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Is the Havells Nutri Art Slow Juicer worth its price?21/3/2022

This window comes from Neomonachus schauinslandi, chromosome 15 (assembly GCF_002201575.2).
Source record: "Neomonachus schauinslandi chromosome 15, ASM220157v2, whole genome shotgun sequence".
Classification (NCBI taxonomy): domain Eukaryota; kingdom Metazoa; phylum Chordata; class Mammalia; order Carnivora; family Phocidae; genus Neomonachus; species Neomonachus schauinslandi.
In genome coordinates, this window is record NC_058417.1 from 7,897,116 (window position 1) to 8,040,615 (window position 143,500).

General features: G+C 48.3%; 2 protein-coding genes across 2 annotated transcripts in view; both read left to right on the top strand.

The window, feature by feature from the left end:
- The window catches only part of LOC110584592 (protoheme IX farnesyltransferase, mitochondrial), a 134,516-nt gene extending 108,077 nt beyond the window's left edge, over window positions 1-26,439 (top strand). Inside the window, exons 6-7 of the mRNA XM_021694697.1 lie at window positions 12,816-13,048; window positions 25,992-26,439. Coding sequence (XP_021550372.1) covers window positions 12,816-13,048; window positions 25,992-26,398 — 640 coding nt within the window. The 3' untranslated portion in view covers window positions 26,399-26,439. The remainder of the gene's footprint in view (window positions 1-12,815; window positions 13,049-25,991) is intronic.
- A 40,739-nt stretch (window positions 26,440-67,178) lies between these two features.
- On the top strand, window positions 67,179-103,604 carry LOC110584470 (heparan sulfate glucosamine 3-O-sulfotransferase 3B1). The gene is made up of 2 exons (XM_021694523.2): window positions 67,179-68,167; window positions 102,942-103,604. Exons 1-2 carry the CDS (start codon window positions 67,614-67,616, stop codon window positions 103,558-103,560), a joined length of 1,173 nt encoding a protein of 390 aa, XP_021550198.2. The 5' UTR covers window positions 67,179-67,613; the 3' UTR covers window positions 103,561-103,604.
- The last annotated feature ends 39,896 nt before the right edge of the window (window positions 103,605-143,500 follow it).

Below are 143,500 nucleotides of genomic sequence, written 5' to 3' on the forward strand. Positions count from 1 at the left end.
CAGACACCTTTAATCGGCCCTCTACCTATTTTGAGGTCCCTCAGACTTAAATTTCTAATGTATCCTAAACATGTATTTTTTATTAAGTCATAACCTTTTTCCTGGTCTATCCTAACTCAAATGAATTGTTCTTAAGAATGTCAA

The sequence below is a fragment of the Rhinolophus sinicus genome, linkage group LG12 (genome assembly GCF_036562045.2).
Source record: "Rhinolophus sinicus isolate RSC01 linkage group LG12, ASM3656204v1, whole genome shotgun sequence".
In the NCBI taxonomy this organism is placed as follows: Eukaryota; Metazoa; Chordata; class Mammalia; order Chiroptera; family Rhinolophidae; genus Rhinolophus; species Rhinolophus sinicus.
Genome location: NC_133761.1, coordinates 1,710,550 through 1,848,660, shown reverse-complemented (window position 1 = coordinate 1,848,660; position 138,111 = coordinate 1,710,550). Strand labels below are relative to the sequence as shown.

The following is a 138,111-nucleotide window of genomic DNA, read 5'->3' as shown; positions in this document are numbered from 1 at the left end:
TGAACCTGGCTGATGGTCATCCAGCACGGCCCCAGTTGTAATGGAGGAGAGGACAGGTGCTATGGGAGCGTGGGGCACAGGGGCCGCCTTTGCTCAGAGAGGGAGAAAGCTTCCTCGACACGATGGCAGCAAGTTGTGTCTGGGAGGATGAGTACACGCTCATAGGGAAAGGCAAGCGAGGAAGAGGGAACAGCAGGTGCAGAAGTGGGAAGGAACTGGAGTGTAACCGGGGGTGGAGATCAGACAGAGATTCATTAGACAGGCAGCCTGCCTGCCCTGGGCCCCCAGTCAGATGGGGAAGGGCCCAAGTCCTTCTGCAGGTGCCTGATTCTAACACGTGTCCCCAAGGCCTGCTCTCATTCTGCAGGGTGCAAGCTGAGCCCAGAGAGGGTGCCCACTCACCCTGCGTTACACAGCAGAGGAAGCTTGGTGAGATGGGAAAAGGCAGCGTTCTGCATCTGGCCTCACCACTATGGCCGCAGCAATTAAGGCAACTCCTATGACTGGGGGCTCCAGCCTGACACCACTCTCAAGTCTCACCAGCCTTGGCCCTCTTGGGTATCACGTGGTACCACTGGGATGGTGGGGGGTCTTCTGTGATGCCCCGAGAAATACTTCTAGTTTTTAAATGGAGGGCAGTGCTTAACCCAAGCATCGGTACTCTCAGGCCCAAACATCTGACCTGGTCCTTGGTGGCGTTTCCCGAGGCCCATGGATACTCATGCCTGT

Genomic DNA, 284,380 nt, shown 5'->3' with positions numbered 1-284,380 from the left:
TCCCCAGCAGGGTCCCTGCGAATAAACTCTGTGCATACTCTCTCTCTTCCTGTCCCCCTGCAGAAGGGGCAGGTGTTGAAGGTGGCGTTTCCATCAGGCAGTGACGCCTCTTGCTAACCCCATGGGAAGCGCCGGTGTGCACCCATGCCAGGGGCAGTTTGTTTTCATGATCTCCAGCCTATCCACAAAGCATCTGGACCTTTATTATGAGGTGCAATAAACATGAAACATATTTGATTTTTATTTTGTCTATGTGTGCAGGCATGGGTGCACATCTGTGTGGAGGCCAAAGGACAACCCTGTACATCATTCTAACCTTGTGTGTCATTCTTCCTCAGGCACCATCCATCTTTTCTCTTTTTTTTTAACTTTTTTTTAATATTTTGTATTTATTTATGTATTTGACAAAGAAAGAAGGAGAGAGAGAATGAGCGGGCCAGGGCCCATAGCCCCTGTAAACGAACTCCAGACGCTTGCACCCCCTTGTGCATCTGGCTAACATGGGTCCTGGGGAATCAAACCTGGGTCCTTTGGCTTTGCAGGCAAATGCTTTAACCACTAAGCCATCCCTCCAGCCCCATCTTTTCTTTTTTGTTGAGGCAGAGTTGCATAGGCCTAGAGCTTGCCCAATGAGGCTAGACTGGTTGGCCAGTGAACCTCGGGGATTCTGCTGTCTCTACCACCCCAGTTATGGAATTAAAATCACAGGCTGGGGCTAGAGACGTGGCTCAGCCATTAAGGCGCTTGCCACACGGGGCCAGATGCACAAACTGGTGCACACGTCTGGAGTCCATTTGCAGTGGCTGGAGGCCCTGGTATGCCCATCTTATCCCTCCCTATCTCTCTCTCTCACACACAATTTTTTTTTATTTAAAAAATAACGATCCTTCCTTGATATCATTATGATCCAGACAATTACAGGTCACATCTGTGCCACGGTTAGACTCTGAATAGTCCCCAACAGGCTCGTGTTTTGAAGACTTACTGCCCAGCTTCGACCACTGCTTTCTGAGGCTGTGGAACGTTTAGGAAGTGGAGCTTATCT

Is the Havells Nutri Art Slow Juicer worth its price? The experience of any product begins with the packaging, which, in the case of the Havells Nutri Art Slow Juicer, looks and feels like you have paid ₹26,995 for it. The second step to product engagement is when you read the manual — a painful process that takes you back to school physics text books and toys that had way too many instructions.To get more news about juicing dragon fruit, you can visit official website. Here, unfortunately, is where Havells falters, with its five-page ‘pamphlet’ that just about tells you how to fit one piece of the juicer into the other and warns not to use it for sugarcane. I was left to wonder whether I could use it to make nut and soya mylks, as plant-based milk has come to be spelt. The Havells video ironically, does mention nuts, but because I had a doubt, I reached out to the product team to ask, and they said it wasn’t meant for them. You can do coconut though. I do wish they had a recipe booklet with about 10 juice combos to get people started — they do have some online videos though. As a juicer, the Havells machine looks good in the kitchen, is sturdy, heavy, and feels like it is built to last — the company claims its copper motor enhances durability and extends its life, which is probably why it has a two-year warranty. The solid ceramic auger and the tough plastic body of the feeding tube don’t yield to any fruit or veg — whether apple or cucumber, squeezing through them with quiet, slow ease. That is one promise Havells delivers on — the machine is genuinely low noise, so your sleeping family won’t be roused to green juice. It is only when you put in leaves that it makes a slightly squeaky sound, but it is still not the kind that emanates from several other juicers. I tried juicing almost everything, and the only ones that were problematic were amla and Swiss chard — though if you put in one or two pieces of amla this doesn’t happen; I did almost a kilo of just amla . Both have a great deal of fibre that made it difficult to open the machine and clean it without soaking it in water. I did get the juice of both though — again, some other juicers may just stop or the pith may get trapped inside the strainer, causing a jam, but this didn’t happen with the Havells. However, the machine is not great with mushy fruits like banana and strawberry, where you lose a lot of the pith. What is excellent though, is that the feeding tube is large, so you can practically cut an apple into four and put it in and just chuck a whole carrot in, cutting down on time spent in the process. There is also the low, medium, high pulp option. It is easy to clean, but needs some kitchen space, especially since it is a horizontal structure. If you are elderly, do test whether you can hold and push in the parts though, because they are heavy. Would I buy the Havells Nutri Art Slow Juicer? It all boils down to the price. I would have, had it been less than ₹20k. At almost ₹27k, it seems like a lot to spend on something that doesn’t give me a complete healthy-drinks package. I’d expect it to make a smoothie, juice, and give me some mylk too. Perhaps, Havells should study the lifestyle of a customer who will invest in a juicer — in all probability it will be someone who buys into an overall healthy lifestyle, and needs one product to fulfil that aspiration.
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